Harvested commodities have a yearly cycle, so it’s possible to see very different prices and volatility levels between the different tradable months. This is because one month might relate to this year’s crop and another to next year’s – hence, old crop and new crop.

What is a Tradable Point?

This is something to watch out for and, indeed, again, highlights the importance of researching exactly what you’re trading and looking for any subtleties and nuances.

For example, never trade any spread bet, including commodities, unless you know exactly what a tradable point is. As you know, spread bets are placed via a stake (in pounds) x points, and a point in Coffee is worth 0.1, a point in heating Oil is 1, and a point in Soybeans is 0.25.


WARNING! – Spread Bet Broker Advice

There are good spread bet brokers, and there are bad ones.
Having a good broker won’t guarantee you profits, but a bad broker will probably lead to losses as a combination of their gamesmanship and suspect software takes its financial toll.


Commodities and the Beginner’s Landscape

For newcomers to spread betting, commodities offer a tangible entry point. Our Beginner’s Guide provides a comprehensive foundation for understanding spread betting, including how commodities fit into the mix. This guide is particularly useful for retail investor accounts looking to diversify their trading portfolio.

“Commodities offer a tangible asset class that can be easier to understand for beginners.”

Practical Examples with Commodities

While commodities offer a different trading experience, the principles of spread betting remain the same. Our Examples page provides real-world scenarios that can be applied to commodities.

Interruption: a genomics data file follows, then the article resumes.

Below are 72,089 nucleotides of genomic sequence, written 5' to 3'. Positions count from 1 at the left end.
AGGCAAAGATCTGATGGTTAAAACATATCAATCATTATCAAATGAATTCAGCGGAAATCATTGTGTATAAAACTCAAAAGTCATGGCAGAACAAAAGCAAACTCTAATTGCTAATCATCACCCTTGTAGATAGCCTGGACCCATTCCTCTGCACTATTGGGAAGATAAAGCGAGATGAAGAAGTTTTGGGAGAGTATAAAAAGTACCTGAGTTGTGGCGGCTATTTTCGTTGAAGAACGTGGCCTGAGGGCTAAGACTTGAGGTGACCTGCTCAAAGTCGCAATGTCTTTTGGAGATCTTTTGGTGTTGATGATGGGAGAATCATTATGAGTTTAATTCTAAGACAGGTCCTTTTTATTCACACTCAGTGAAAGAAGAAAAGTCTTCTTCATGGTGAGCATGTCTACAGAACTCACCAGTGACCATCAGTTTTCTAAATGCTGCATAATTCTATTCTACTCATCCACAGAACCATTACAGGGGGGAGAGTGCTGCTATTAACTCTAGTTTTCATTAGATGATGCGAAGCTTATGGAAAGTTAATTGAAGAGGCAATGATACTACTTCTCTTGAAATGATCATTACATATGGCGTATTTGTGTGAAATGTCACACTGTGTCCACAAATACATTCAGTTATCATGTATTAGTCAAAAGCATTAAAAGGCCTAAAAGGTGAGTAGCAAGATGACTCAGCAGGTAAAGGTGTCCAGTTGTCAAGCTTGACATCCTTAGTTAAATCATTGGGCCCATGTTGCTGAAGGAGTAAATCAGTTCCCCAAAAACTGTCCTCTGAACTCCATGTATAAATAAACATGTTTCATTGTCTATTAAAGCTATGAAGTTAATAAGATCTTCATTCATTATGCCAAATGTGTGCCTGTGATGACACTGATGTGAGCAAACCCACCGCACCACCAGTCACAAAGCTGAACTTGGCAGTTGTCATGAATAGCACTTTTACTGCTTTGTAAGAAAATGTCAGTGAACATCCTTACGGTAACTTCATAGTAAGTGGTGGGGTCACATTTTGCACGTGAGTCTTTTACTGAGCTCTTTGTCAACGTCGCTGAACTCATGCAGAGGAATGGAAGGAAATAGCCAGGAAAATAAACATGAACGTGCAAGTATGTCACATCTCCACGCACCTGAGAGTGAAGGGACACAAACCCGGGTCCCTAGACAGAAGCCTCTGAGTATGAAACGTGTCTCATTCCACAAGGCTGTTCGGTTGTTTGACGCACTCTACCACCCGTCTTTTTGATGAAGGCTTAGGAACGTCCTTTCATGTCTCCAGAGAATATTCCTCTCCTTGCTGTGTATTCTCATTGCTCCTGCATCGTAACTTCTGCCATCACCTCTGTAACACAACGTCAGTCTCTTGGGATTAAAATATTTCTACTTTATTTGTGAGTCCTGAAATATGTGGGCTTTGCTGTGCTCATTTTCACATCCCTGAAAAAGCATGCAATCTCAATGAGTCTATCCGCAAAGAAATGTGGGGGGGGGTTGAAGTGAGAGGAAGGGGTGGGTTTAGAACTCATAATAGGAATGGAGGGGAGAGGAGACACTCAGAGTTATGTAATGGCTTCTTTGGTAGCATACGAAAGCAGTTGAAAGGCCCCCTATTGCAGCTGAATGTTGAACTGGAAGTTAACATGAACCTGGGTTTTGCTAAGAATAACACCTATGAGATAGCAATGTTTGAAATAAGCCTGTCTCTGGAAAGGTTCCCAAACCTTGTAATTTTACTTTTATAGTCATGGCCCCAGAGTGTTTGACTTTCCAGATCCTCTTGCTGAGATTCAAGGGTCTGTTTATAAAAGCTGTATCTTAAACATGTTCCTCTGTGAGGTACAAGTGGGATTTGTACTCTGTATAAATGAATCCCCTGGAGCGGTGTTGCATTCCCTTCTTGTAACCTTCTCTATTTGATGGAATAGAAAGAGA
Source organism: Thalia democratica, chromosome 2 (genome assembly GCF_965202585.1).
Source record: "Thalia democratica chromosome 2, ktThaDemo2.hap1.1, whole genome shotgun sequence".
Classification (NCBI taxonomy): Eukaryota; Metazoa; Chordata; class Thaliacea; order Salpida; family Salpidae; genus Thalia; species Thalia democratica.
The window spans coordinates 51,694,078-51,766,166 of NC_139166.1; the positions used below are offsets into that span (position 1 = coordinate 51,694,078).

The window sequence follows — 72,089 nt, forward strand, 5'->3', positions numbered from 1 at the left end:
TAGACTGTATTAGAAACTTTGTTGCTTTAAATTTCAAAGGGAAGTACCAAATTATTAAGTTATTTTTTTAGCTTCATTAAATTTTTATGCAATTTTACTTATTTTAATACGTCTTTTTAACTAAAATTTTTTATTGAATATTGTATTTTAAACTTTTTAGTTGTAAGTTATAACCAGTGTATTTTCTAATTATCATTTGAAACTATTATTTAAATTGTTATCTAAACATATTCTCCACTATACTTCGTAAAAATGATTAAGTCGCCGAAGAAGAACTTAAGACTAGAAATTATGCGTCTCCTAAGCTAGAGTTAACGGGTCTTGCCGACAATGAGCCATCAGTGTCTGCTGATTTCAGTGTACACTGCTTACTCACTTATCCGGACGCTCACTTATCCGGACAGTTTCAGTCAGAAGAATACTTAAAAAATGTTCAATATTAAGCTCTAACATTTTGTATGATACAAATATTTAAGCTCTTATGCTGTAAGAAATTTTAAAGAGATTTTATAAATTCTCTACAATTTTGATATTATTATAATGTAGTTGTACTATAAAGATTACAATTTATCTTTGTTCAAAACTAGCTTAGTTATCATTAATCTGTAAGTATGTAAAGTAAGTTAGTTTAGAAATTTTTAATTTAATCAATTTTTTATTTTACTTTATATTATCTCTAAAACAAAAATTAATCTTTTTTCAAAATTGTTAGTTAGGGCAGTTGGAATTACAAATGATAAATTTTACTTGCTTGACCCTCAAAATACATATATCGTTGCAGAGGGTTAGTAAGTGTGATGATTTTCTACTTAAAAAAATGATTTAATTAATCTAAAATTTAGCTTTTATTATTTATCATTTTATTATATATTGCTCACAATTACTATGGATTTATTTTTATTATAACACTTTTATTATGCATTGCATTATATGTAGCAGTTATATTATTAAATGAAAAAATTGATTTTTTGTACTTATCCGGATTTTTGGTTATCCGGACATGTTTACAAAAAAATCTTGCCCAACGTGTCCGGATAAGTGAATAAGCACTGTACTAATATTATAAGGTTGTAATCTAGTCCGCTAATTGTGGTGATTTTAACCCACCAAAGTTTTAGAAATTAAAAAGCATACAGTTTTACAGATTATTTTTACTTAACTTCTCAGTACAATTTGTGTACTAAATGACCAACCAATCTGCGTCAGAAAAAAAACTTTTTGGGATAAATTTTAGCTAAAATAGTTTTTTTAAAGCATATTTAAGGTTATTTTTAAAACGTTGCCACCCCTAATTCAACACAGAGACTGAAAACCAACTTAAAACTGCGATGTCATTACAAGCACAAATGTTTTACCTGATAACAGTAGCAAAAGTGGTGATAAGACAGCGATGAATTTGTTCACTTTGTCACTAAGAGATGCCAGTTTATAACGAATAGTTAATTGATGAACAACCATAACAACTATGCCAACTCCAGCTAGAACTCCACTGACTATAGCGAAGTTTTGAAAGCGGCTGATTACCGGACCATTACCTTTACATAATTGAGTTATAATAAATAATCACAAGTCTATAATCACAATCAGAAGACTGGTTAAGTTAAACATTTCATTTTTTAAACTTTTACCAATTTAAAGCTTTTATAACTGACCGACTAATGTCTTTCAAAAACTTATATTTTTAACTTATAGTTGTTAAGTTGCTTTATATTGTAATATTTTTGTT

• Learn how to manage risk with commodities.
  • Understand how to leverage commodities for maximum gains.

Regulatory Aspects of Commodities Trading

Understanding the regulatory framework is crucial when trading commodities. Our Regulation page offers insights into the laws and guidelines that govern this type of trading.

Regulatory Body Importance in Commodities Trading
FCA Govererns UK Spread Betting
ASIC Tier 1 Australian CFD Regulator
FMA Oversees tier 3 regulation

Advantage of Commodities And Spread Betting

Commodities and trading are two popular combinations for UK traders. We listed the core advantage of spread betting to provide a comprehensive look into why UK residences choose this approach including the concepts around it from margin to risk. This is particularly useful for those looking to expand beyond commodities into other financial markets.

Commodities in Financial Spread Betting

Financial spread betting encompasses a range of financial instruments, including commodities. Our Financial Spread Betting guide offers a comprehensive overview, helping traders understand where commodities fit into the broader landscape of spread betting.

“Understanding the role of commodities within financial spread betting can provide traders with additional avenues for diversification.”

About the author:

Justin Grossbard

Justin Grossbard is the co-founder of CompareForexBrokers and since 2014 with the role of Strategic Head Of Research. He is a member of the AICD and holds a Master's and Bachelor's Degree in Commerce. He previously worked with the banking sector, including ANZ and is a contributor to Finance Magnates, Kiplinger and Forbes. He has also published a book on alternative investments which is available on Amazon.